Gustave Baumann Exhibition Captures Quality of Artisan Printmaking, Spirit of Coming Home
Gustave Baumann: Artisan Printmaker of the Southwest opens April 7 at Phoenix Art Museum
PHOENIX, April 4, 2012 /PRNewswire-USNewswire/ — Beginning April 7, 2012, Phoenix Art Museum will present the work of Gustave Baumann, artisan printmaker (1881-1971) with the largest exhibition of his work in the state of Arizona. With more than 43 individual pieces, this important exhibition amplifies Baumann’s love affair with the landscapes and indigenous cultures of the Southwest, in a medium that is staggering in its detail, complexity and palette. In addition to his woodblock prints, the exhibition will also include a rare oil painting, a handcrafted marionette, and a sample of the carved blocks used to create his work. An homage to the timeless art of this intricate craft, Gustave Baumann: Artisan Printmaker of the Southwest will be on view in the Orme Lewis Gallery, through July 8, 2012.
Born in Germany and reared in Chicago, it might seem strange to consider Baumann an artist of the Southwest. But Baumann fell in love with the landscape, culture and people of the Southwest on a cross-continental journey by train from Indiana to New Mexico, in 1918, and stayed in New Mexico for the next 50 years. It was the world he discovered there that spoke to him as a creator. He would later say, “Given a free choice in the matter, I would have selected the Southwest as the place to be born.”
Among the collection on view at Phoenix Art Museum are the prints he made from his visit to the Grand Canyon in 1921, which feature a unique visual perspective that imparts a sense of the scope and scale of the massive canyon, as well as his ability to capture light and its effects on the canyon’s hues, from the midnight blues of shadow to the brilliant goldenrod of the alpenglow on the canyon’s peaks and plateaus. In addition, the exhibition features additional Southwestern landscapes, as well as an outside observer’s portrayal of Native American ceremonies and life.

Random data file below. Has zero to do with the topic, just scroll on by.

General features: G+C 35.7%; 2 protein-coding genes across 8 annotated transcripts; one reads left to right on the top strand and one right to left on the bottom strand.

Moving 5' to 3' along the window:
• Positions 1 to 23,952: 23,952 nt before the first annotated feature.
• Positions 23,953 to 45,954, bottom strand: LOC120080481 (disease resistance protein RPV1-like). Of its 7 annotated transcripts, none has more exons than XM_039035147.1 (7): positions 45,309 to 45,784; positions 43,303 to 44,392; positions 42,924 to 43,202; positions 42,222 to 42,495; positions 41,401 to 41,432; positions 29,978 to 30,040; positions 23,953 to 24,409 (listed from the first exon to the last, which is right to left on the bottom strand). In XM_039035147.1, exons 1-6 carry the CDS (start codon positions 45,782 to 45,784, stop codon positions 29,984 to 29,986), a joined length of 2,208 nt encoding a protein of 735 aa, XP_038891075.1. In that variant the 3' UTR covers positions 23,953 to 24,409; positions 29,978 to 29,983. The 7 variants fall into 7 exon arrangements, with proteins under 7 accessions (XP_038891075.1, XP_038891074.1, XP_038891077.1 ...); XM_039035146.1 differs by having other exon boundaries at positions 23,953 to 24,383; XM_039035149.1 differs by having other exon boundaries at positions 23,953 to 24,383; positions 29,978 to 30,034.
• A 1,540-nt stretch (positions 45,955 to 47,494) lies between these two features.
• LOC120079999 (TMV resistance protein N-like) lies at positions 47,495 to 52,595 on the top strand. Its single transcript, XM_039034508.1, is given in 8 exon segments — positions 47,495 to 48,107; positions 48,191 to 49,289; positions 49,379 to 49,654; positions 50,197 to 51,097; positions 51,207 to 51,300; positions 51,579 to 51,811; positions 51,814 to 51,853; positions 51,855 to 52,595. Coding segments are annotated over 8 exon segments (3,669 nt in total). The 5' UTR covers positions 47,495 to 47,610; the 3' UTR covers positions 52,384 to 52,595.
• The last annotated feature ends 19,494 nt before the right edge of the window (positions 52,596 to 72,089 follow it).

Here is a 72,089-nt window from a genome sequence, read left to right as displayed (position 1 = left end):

The exhibition also examines the artisan-quality of Baumann’s color woodcut prints, a medium that stemmed from his art education in Munich during the early 1900s, and an extension of the late 19th century ideals of handcrafted artistry. The term “artisan” stems from the Latin artigiano, from a root word that means “instructed in the arts.” Today’s audiences have become familiar with the term “artisan” as a buzzword that represents objects that are high quality and handcrafted, utilizing traditional methods in smaller quantities. Either meaning is apt for the body of Baumann’s work as a printmaker.
While the creative process was a solitary one, the experience of his art is not. Baumann’s work is at once accessible and intriguing, both in terms of style and subject matter, as the artist sought a medium that provided access to art for many people. Throughout his life, Baumann remained committed to his art in a modest and unpretentious manner despite national acclaim. His philosophy was one of manifesting art in the daily world as a way of enhancing the enjoyment of everyday life. For Jerry Smith, Curator of Western and American Art at Phoenix Art Museum, who organized the exhibition, Gustave Baumann has a universal appeal, a kind of unassuming accessibility that resonates with many. “I don’t know anyone who doesn’t love Gustave Baumann once they’ve seen his work. He speaks to an appreciation for nature and living amongst nature in a way no one else does,” Smiths says.
Baumann’s life also resonates. In a city of transplants, a community of peoples who have gathered from all parts of the country and the world to call Phoenix home, Baumann’s art speaks to the unsurpassed quality of the American Southwest to become a new homeland to persons of diverse backgrounds.
The exhibition is from the collection of Gil Waldman, and has been lent in memory of his wife, Nancy.
SOURCE Phoenix Art Museum